JIMMY MOYAHA: Of course. And, given that Ethereum’s now basically effectively completely gone green, does that mean that we are now looking to Ethereum as a more attractive crypto, relative to the rest of the cryptos? We know in recent times the crypto space has taken quite a significant hit, taking a lot of decline across all cryptos, Ethereum included coming off $4 900 highs to sit at about $1 600. Does this potentially mean that we could see Ethereum surpassing other coins like Bitcoin?

MARIUS REITZ: It’s a good question. I think if we look at it from a price perspective, the Ethereum price did rally over the last three months. I think it’s around 45%, whereas Bitcoin stayed flat. And I see some suggest that Ethereum will some day surpass Bitcoin in terms of market cap. But Bitcoin has established itself as the core asset, as a good store of value, as a highly secure asset.

However, as we said, Ethereum processes four times more transactions than Bitcoin. Hence the need for this upgrade. I think it’s a case of different courses for different horses. I think proof of work works for Bitcoin at this point, for what Bitcoin is used for. And I think proof of stake sets Ethereum up, because of the shared volume of transactions and use cases such as decentralised finance, NFTs, sending and receiving of ether. So there are many, many more applications built on top of the Ethereum blockchain compared to the Bitcoin blockchain.

So you can’t really compare the two like-for-like. But I do think that this change in Ether, as you said, is maybe greener and to some investors that are more conscious about the environment probably catch the eye.

JIMMY MOYAHA: Absolutely. And I mean, it further draws that distinction between sort of your actual crypto coin itself and the blockchain network that things function on. I mean, especially with Ethereum we know that a lot of Ethereum’s users include large institutional banks around the world because of the type of the blockchain or the infrastructure that comes with the blockchain. That’s not necessarily directly correlated or directly related to the price of the coin.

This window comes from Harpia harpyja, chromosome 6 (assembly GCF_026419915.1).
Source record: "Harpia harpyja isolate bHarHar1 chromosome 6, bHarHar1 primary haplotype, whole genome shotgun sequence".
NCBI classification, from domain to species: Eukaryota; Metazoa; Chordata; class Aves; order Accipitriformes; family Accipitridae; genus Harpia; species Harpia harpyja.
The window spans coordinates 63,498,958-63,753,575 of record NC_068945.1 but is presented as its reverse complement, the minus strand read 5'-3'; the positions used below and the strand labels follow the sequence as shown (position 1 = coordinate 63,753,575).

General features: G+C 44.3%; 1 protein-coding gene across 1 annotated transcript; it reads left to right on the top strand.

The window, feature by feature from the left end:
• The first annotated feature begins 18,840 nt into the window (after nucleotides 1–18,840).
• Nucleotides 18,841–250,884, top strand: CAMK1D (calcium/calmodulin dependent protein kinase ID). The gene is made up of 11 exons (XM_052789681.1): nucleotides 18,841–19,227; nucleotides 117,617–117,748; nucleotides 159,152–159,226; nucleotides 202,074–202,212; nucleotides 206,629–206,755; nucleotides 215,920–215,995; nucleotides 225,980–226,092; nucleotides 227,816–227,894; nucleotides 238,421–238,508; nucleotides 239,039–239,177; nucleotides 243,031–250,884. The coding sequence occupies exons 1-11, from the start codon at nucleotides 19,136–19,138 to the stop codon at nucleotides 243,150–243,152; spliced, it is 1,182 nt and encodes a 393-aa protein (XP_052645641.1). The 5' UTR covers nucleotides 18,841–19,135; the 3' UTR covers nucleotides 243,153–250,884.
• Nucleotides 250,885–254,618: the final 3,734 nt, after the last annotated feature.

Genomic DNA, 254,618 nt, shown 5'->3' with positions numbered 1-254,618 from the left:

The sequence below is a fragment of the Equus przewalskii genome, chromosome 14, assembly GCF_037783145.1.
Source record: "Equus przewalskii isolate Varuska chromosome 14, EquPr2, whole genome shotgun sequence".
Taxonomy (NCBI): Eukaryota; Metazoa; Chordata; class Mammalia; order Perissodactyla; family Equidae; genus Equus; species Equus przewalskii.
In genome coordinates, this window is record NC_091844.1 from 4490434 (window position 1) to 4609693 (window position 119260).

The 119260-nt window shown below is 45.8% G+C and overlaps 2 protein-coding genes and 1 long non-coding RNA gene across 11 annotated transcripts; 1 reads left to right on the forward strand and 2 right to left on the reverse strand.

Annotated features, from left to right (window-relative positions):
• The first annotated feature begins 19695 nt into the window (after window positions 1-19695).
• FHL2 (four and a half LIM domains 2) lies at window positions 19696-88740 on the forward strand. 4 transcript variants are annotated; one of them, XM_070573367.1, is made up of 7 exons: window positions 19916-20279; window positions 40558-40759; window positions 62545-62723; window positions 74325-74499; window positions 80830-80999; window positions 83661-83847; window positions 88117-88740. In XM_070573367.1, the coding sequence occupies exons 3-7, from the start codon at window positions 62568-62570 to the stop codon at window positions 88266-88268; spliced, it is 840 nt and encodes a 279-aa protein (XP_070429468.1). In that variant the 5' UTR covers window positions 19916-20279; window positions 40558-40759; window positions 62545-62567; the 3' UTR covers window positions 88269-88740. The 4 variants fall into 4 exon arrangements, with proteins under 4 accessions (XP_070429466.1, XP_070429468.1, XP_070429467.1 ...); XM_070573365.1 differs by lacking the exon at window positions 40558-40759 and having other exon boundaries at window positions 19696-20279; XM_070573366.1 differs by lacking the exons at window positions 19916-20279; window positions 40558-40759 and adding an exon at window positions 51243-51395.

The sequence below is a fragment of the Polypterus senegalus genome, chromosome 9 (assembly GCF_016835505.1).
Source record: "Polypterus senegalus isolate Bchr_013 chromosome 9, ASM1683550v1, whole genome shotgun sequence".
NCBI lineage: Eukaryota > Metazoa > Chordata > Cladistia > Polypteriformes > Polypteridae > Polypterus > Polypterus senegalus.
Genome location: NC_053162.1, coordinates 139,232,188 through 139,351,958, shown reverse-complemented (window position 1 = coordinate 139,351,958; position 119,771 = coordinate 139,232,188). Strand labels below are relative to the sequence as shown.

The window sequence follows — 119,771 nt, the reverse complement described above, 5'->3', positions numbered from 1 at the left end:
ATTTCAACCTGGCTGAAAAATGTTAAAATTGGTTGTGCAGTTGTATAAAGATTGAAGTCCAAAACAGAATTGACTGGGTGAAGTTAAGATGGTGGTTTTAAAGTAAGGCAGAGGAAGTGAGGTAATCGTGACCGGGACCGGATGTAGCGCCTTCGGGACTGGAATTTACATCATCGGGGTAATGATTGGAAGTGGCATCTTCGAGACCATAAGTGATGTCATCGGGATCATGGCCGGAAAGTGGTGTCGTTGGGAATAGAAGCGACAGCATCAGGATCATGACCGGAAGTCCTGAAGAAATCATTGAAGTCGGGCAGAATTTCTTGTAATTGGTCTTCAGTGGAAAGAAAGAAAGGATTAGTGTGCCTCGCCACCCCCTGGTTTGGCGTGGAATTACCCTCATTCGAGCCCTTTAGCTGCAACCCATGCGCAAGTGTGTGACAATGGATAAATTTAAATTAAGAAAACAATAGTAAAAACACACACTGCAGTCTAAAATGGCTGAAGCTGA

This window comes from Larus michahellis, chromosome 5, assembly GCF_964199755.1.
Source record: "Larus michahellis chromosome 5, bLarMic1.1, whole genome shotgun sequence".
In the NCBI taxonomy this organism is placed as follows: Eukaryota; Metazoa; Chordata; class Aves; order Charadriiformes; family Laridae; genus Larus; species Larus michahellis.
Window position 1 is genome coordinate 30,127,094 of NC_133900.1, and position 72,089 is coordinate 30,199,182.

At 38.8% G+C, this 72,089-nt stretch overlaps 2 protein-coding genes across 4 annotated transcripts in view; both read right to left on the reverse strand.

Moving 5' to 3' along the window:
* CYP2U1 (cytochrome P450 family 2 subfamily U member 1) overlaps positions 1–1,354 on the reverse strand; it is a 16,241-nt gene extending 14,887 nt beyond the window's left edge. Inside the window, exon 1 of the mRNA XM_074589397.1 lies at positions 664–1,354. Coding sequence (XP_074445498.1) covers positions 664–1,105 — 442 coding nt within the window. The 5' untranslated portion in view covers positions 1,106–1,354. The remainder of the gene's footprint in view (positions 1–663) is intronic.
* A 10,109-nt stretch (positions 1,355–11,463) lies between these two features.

So I think going forward this might be the direction that we see cryptos taking, where there’s a clear distinction between the value of the coin and the associated use of the underlying blockchain.

Marius, just before I let you go, your thoughts on the crypto space at the moment – do we foresee a recovery in the space, given that we’ve just recently heard that the IMF and the World Bank are predicting further global recessions? We’ve seen stimulus packages out of the US during Covid and recently out of China. Do we anticipate at the moment the crypto market will show some signs of life or signs of strength?

MARIUS REITZ: Look, I think the crypto market isn’t operating in isolation compared to the global economic markets. So I think there’s a lot of uncertainty still. We’re seeing that reflecting in the crypto prices. Bitcoin has moved sideways, and so [have] most other cryptos. Ethereum has had a good run because of the positive news and the fact that we had clearer timelines in terms of the merge actually taking place.

But I think there is still a lot of uncertainty globally. We have some big events happening next year around the Bitcoin halving. And I think that might provide some impetus for the Bitcoin price to increase. But I think overall in the short run probably some volatility up and down. It may be a case of a dead cat bounce, giving investors some hope that the price is going to improve again. But I think we’ll probably have to move into next year to see really what is going to happen.

JIMMY MOYAHA: Absolutely. So definitely wait and see what happens on cryptos. Don’t be so eager to jump in because of the merge. Thanks very much, Marius. That was Marius Reitz, GM at Luno.